On Wednesday, Sept. 14, the trustees of the State University of New York (SUNY) system decided to stop asking high school applicants questions concerning their criminal histories. Affecting over 300,000 applicants at 64 campuses annually, this new admissions policy is an attempt to step away from institutionalized inequality in higher education.
SUNY made a bold choice to be the first university system to exclude criminal history requirements from the initial admissions process. The Center for Community Alternatives argues that there is no statistical difference in crime rates between schools that ask students about their criminal histories and those that do not. However, skeptics are concerned that the removal of questions about past felony convictions will drastically decrease safety on campuses, placing collegiate communities at risk.
To address such worries, SUNY has taken the measures necessary to eliminate potential risks. Some uncertainties center around sexual assault and the possibility that an increased number of assailants will be admitted into schools without the knowledge of the universities. However, sexual offenders are obligated to report changes in address to the city that they live in, which would then report that change to the college they plan on attending.
In regards to convictions other than sexual assault, applicants are only asked about their criminal record if they apply for on-campus housing or study abroad programs. As a result, past convictions will only affect how, and to what extent, students can interact with campus communities. This limits the negative impact a student’s past can have on their level of education and future financial stability.
The idea behind the less intrusive and more inclusive application is founded in the self-evident reality that the United States criminal justice system is both skewed and corrupt, convicting people of color disproportionately more than white people. According to the Department of Justice, one in five Americans have some form of a criminal record, with a disproportionate amount being people of color. This means that about 20% of the American population has been unjustly disadvantaged by criminal record requirements in college admissions for far too long.
SUNY has recognized that most students with criminal records who apply for college have already satisfied the sentence that resulted from their conviction, as they are not likely pursuing higher education from behind bars. These students should no longer be continuously penalized for past mistakes that have already been accounted for. SUNY’s decision is based on the fact that if criminal histories are permitted to affect the college enrollment of minority students, those specific incidents will remain limiting factors throughout the entirety of their lives. The new policy halts the practice of allowing criminal records to severely impact people of color more than, and longer than, the majority of Americans.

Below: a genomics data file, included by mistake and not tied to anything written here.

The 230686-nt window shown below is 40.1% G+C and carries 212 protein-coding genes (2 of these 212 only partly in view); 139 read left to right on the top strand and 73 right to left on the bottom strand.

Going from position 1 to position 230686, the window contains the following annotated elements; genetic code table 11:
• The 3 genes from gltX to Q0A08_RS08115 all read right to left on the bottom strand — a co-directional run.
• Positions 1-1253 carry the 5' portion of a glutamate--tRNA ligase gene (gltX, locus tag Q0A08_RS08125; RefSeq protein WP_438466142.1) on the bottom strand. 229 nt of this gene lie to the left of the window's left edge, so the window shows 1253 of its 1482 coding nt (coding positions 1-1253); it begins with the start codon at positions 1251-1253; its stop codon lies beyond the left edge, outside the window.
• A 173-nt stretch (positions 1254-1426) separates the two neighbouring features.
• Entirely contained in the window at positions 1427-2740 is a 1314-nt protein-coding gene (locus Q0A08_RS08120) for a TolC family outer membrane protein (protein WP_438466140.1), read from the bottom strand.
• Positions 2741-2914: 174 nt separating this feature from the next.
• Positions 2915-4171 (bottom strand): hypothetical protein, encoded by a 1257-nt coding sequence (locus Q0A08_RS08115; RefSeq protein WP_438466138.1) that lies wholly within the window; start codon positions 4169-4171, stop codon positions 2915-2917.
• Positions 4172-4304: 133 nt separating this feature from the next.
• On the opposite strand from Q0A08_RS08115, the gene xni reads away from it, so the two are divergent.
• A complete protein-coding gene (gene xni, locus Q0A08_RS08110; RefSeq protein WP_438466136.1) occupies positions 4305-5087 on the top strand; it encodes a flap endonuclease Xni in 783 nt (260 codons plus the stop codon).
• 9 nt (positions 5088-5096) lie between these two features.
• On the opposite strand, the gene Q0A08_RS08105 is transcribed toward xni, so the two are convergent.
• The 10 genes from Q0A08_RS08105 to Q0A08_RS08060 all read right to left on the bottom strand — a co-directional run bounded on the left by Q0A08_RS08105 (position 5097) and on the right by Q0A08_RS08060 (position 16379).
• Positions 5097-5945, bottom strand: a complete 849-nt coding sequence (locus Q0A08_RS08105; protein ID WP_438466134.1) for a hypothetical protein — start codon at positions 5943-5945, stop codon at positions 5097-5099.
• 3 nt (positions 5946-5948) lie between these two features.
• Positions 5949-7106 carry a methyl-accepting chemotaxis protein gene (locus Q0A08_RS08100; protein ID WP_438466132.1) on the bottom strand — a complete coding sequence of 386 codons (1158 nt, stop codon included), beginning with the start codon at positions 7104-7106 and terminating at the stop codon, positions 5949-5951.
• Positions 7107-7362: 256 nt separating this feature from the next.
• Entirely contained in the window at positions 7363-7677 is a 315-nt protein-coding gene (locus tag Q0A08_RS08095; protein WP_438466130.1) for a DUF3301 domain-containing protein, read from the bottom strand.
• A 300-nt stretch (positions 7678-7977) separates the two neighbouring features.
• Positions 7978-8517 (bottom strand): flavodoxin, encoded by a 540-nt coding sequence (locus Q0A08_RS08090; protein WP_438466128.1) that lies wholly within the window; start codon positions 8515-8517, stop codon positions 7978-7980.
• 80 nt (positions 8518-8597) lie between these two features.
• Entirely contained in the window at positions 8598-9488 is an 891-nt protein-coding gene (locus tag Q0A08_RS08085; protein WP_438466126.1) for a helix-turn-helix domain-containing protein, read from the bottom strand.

SUNY made an indisputably positive change that should be mirrored by university systems nationwide. In an era of efforts to increase the diversity of universities, many programs have been established to decrease achievement gaps that parallel race and class lines. Outreach programs, like TRIO and Reaching Our Goals (ROG) at St. Olaf, are successful in encouraging first generation students to apply for college. However, if one of the first questions on college applications requires reporting of past misdemeanors, the work of such programming is negated.
Criminal inquiries on applications have the power to deter first generation students from applying before having even written their admissions essays. Should a student have the determination to overcome this invalidating portion of the application, there is a large possibility that past misbehavior will result in rejection anyway. The requirement of prospective students’ criminal histories on college applications is entirely hypocritical amidst efforts to diversify staggeringly white campuses. These questions directly contradict the purpose of an application – to demonstrate ability, integrity and ambition.
In a post-industrial age, an undergraduate degree has become integral to living above the poverty line. Limiting college accessibility for people of color in college admissions has, and will continue to, play a sizeable role in perpetuating income inequality. The cycle of poverty that affects 13.5 percent of the United States population, according to the United States Census Bureau, is seen in this pattern of adolescents commiting felonies, being denied admission to universities and subsequently being confined to minimum wage.
Economic inequality is at an all-time high, and access to higher education has the power to break the cycle of poverty. A college education must not remain regulated by past behaviors attributable to disadvantaged environments, and while concerns for student safety are valid, the prioritization of these concerns is discriminatory. The removal of criminal history requirements from all college applications is an imperative step towards equal access to higher education for all.
Avery Ellfeldt ’19 (email@example.com) is from Denver, Colo. She majors in communications and cultural studies.